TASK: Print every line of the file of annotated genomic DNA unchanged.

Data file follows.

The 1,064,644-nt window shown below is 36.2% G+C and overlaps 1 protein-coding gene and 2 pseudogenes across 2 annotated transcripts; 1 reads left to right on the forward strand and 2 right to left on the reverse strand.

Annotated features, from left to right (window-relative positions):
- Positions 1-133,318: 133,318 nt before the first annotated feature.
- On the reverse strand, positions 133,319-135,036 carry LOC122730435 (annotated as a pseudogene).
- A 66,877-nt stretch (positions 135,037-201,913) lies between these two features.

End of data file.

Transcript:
The 1,064,644-nt window shown below is 36.2% G+C and overlaps 1 protein-coding gene and 2 pseudogenes across 2 annotated transcripts; 1 reads left to right on the forward strand and 2 right to left on the reverse strand.

Annotated features, from left to right (window-relative positions):
- Positions 1-133,318: 133,318 nt before the first annotated feature.
- On the reverse strand, positions 133,319-135,036 carry LOC122730435 (annotated as a pseudogene).
- A 66,877-nt stretch (positions 135,037-201,913) lies between these two features.